The private banks now deposit the citizens’ gold at the central bank, and the central bank issues new “1 gram of gold” bank notes. These notes could be called something else. They could be called dollar notes, or euro notes or whatever. I prefer to use the name “1 gram of gold” notes to emphasize that these notes are “made” of gold, they are backed by gold. Let’s assume now that there is 1.000.000 grams of gold deposited at the state’s box of gold in the central bank, and 1.000.000 “1 gram of gold” notes circulating in the economy.

Even though it makes no difference for my analysis, in order to be a bit more accurate, I have to add that the price of orange and gold would not be fixed in reality. The banknotes are indeed backed and redeemable for 1 gram of gold, but that does not mean that they will always buy 1 orange. The relative price of gold and oranges will vary according to weather, demand and supply, changes in tastes etc. In other words bank notes will always be redeemed for 1 gram of gold, but that gold might buy 1 orange, or 2 oranges, or half orange, depending on the prices prevailing at the market. But this should not be confused with a general increase of the price level that arises as a result of inflationary money creation. Relative prices must change when market conditions change.

So, we have 1.000.000 grams of gold in the state’s box at the central bank, and 1.000.000 “1 gram of gold” notes circulating in the economy. Let’s suppose that the government wants to issue some more “1 gram of gold” notes, to finance its deficits and avoid taxing its citizens. Can the government do that? Well for a while it can. I assumed that the total gold of the economy is 1.000.000 grams, and let’s say that 100.000 of these grams belong to the state. But the government decides to host the Olympic Games that cost 200.000 grams of gold. The treasury issues a check of 200.000 grams of gold, and gives it to the contractor. The contractor deposits the check at X Bank, in order for the latter to clear it. X Bank in turn sends the check to the central bank for the latter to clear it. The thing is that in reality, the gold is not kept in separate boxes with a bank name written on each box. It is placed all together at the central bank’s vault, and the central bank holds electronic information about the owners of that gold.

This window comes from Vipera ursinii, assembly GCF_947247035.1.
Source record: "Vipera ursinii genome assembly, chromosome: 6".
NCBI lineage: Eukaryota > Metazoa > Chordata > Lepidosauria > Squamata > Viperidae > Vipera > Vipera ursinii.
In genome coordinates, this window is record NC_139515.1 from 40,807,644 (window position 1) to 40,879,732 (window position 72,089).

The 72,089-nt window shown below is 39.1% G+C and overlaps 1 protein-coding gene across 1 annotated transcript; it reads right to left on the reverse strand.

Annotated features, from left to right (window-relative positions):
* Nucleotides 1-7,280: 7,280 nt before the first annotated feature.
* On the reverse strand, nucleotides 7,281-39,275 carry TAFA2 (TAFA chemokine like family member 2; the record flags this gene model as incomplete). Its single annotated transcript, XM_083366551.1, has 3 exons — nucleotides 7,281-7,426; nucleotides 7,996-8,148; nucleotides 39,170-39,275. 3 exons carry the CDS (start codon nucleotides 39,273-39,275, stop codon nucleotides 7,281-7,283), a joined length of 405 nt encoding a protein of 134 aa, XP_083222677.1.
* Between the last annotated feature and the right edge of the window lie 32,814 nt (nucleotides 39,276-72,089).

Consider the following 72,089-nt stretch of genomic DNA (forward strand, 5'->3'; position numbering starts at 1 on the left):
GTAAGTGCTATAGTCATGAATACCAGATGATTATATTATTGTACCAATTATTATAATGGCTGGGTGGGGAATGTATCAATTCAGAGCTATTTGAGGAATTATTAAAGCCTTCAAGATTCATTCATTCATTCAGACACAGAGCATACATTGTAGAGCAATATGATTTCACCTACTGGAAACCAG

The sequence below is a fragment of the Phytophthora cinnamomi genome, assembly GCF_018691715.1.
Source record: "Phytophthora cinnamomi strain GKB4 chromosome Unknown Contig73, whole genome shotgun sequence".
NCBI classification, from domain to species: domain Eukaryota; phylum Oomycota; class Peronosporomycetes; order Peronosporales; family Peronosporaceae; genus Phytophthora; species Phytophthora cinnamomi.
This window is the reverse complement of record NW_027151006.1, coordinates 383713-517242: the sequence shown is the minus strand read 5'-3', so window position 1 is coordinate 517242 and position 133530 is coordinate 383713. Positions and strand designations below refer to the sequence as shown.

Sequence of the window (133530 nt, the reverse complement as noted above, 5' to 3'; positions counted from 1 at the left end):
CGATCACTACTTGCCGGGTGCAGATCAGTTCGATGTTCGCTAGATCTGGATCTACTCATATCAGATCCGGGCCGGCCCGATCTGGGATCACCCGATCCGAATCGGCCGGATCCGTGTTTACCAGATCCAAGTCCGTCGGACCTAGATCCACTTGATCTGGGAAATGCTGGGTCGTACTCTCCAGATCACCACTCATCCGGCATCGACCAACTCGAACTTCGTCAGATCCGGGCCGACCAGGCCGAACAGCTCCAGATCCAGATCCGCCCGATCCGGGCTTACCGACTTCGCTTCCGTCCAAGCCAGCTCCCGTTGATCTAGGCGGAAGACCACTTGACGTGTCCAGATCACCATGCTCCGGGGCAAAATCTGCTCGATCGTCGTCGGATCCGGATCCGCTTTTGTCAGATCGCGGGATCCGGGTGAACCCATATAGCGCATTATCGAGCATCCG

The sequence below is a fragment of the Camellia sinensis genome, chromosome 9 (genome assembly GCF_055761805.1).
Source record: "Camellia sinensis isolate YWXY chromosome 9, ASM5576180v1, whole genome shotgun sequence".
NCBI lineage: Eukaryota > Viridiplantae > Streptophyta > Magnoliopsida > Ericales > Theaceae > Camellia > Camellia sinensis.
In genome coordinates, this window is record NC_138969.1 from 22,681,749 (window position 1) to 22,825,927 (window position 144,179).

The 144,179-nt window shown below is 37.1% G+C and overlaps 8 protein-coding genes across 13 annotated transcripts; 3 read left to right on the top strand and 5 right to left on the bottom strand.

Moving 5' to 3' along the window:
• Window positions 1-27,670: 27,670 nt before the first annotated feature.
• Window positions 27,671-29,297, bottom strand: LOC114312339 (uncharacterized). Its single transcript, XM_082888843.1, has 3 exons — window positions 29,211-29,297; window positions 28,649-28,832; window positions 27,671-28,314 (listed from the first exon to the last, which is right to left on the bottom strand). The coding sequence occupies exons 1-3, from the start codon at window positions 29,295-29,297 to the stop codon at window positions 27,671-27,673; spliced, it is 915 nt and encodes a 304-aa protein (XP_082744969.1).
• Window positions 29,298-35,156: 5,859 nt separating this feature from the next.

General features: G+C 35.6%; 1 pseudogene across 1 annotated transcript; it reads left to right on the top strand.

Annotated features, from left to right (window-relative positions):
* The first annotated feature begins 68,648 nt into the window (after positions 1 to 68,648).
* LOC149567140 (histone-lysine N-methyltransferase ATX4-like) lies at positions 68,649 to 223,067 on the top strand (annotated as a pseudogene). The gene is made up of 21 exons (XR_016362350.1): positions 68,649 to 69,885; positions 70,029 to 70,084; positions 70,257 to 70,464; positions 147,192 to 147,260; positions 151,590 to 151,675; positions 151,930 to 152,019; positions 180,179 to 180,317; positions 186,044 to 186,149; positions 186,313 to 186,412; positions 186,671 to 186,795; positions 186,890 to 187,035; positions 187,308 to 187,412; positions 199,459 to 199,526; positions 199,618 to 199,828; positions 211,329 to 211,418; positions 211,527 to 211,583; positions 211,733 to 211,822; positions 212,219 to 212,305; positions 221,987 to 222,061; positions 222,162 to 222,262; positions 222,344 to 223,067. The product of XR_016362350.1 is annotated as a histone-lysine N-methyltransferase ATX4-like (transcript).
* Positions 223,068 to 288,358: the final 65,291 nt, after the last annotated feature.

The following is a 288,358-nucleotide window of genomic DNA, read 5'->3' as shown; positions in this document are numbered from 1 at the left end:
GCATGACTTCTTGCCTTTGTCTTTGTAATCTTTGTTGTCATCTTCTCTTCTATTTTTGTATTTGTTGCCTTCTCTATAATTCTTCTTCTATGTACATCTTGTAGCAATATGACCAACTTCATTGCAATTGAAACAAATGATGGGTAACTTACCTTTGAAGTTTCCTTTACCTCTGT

Therefore when the central bank receives the check issued by the treasury, it sees that the state’s gold of 100.000 grams is not enough to cover the expenses. However, contrary to what it would do for a private bank, it credits X Bank’s account with 200.000 grams of gold and says that everything is ok. X Bank then credits the contractor’s account, and the contractor starts preparations for the Olympics. The country now owes 100.000 grams of gold. In accounting terms this appears as a debt of the government to the central bank, but in reality it is a debt of the government to its citizens. Except that the citizens do not know that the just lent their government 100.000 grams of gold. Alternatively, instead of a check by the treasury, the government could have ordered the central bank to create 100.000 new notes. The central bank would create these notes pass them to the treasury, and write in the central bank’s books a government debt of 100.000 “1 gram of gold” notes. The treasury would pay the contractor, who would deposit these notes at X bank. X bank would open a deposit in his name and send the bank notes to the central bank in order for the latter to transfer 100.000 grams of gold in its box. The central bank would credit X bank’s gold account which would match the debt created by the government. I think the case with the check is better for illustration purposes. So you better think of this transaction in terms of the treasury check. But both cases are exactly the same. In both cases what happened is that the central bank owes a private bank 100.000 grams of gold, and the government owes the central bank 100.000 grams of gold. In reality, it is of course the government owing to its citizens 100.000 grams of gold, since the central bank is only a governmental institution.

The government just created money. But it did not created new wealth. It simply used its citizens’ accumulated wealth to finance the Olympics. This will of course appear as a debt of 100.000 grams of gold when the government prepares its financial statements at year end, but who notices? Everybody is happy. Everybody got their money. And the government did not have to tax anybody, and did not have to borrow any money. Only inflation was affected. But who cares when inflation is low? The problem for the government under the gold standard is that this artificial money expansion increases demand, it increases the price level, the country becomes more expensive and starts losing its competitiveness, imports start rising and exports start declining. The economic agents abroad that receive the country’s bank notes as a payment for their sales send these bank notes through their central banks, to the domestic central bank, in order for the latter to redeem it for gold.